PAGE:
Published on Jun 14, 2019

Newly passed affordable housing bills require city action on tight timelines

Contact: Carl Schroeder, Shannon McClelland

Two major housing-related bills that passed the 2019 Legislature promise significant benefits, but only if your city acts within strict timelines.

Don’t miss out on twenty years of revenue from the state to support city housing needs

In HB 1406, the state approved a revenue sharing program for local governments. The program provides up to 0.0146% in local sales and use tax credited against the state sales tax for housing investments. The tax credit is available in increments of 0.0073%, depending on the imposition of other local taxes and whether your county also takes advantage of the credit. The tax credit is in place for up to 20 years and can be used for acquiring, rehabilitating or constructing affordable housing; operations and maintenance of new affordable or supportive housing facilities; and, for smaller cities, rental assistance. The funding must be spent on projects that serve persons whose income is at or below sixty percent of the area median income. Cities can also issue bonds to finance the authorized projects.

This local sales tax authority is a credit against the state sales tax, so it does not increase the sales tax for the consumer. There are tight timelines that must be met to access this funding source – the first is January 31, 2020 to pass a resolution of intent. The tax ordinance must then be adopted by July 27, 2020 to qualify for a credit.

 

There are tight timelines that must be met to access this funding source – the first is January 31, 2020 to pass a resolution of intent. The tax ordinance must then be adopted by July 27, 2020 to qualify for a credit.

Pacifica Law Group has helpfully provided a sample resolution of intent you can use to take the first step of this process. Please make plans to adopt a resolution of intent before the January 31 deadline, preserving your opportunity to access these new resources for housing in your city.

AWC will be providing additional educational materials and guidance throughout the rest of the year, starting at the AWC Annual Conference in Spokane at the end of this month. Stay tuned!

Time-limited opportunity for financial support to develop local housing action plans and adopt ordinances to increase residential capacity

HB 1923 was the result of a long series of conversations about what it would take to help cities better accommodate coming growth while providing a greater variety of housing types. The legislation provides an opportunity for cities to receive grants from the Department of Commerce to develop and adopt ordinances to increase residential capacity by taking certain defined actions – but only if action is taken under strict timelines. These actions, if adopted by April 1, 2021 are not subject to legal appeal under the State Environmental Policy Act (SEPA) or the Growth Management Act (GMA). Cities will still need to go through existing review processes and timelines, including securing and considering public input. But once a city balances those considerations and formally decides on a course of action, it would be final and not subject to legal appeal under SEPA or GMA.

The following specific actions qualify under this bill (note that these are summaries and there are important nuances to qualifying ordinances under these topics):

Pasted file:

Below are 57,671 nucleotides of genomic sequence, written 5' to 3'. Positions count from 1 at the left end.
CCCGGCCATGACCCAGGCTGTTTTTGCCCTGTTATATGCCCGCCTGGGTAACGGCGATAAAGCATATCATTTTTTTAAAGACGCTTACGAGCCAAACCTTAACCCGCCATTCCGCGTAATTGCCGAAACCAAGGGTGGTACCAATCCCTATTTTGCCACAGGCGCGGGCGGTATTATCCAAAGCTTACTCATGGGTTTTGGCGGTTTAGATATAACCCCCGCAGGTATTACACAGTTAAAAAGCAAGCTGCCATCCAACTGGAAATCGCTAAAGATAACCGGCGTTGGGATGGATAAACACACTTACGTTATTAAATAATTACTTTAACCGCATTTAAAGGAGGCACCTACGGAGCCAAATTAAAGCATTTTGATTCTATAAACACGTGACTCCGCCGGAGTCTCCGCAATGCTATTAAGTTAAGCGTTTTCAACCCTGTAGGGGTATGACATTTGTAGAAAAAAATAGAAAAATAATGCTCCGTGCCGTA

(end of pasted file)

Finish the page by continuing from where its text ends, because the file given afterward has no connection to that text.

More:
• Authorize development capacity of at least fifty units per acre near commuter or light rail stations.
  • Authorize development capacity of at least twenty-five units per acre near high frequency bus stops.
  • Authorize a duplex, triplex or courtyard apartment on all parcels in a zoning district that allows single family homes.
  • Authorize cluster zoning or lot size averaging in all zoning districts that allow single family homes.
  • Authorize accessory dwelling units (ADUs) with specific policy provisions.
  • Adopt a SEPA subarea plan that leverages transit infrastructure or regional centers.
  • Adopt a SEPA planned action that includes residential or mixed-use development.
  • Utilize the SEPA infill authority to increase categorical exemption thresholds for residential or mixed-use development in areas not meeting planned density.
  • Adopt form-based codes.
  • Authorize a duplex on all corner lots in single-family zones.
  • Adopt optional maximum thresholds under the short subdivision process.
  • Authorize a minimum net density of six dwelling units per acre.

The grant amount for cities with a population more than twenty thousand who intend to adopt two of the actions from this list is a $100,000—with an opportunity to apply for more than that amount if they can demonstrate extraordinary potential to increase housing supply or regulatory streamlining.

Cities that want to develop their own approaches to address housing challenges or supplement the actions listed above are also eligible to receive funding of $100,000 for a local housing action plan. That housing action plan must:

  • Quantify existing projected housing needs for all income levels, with documentation.
  • Develop strategies to increase the supply of housing needed by those income levels.
  • Analyze population and employment trends.
  • Consider strategies to minimize displacement of low-income residents resulting from redevelopment.
  • Review and evaluate the current GMA housing element.
  • Provide for participation and input from a variety of stakeholders.
  • Include a schedule of programs and actions for implementation of the action plan.

Again, to qualify for these incentives, cities need to act by April 1, 2021. We encourage you to take advantage of this opportunity and will be providing more educational materials throughout the year to support your efforts.

  • Advocacy
  • Land use & planning
  • Affordable housing
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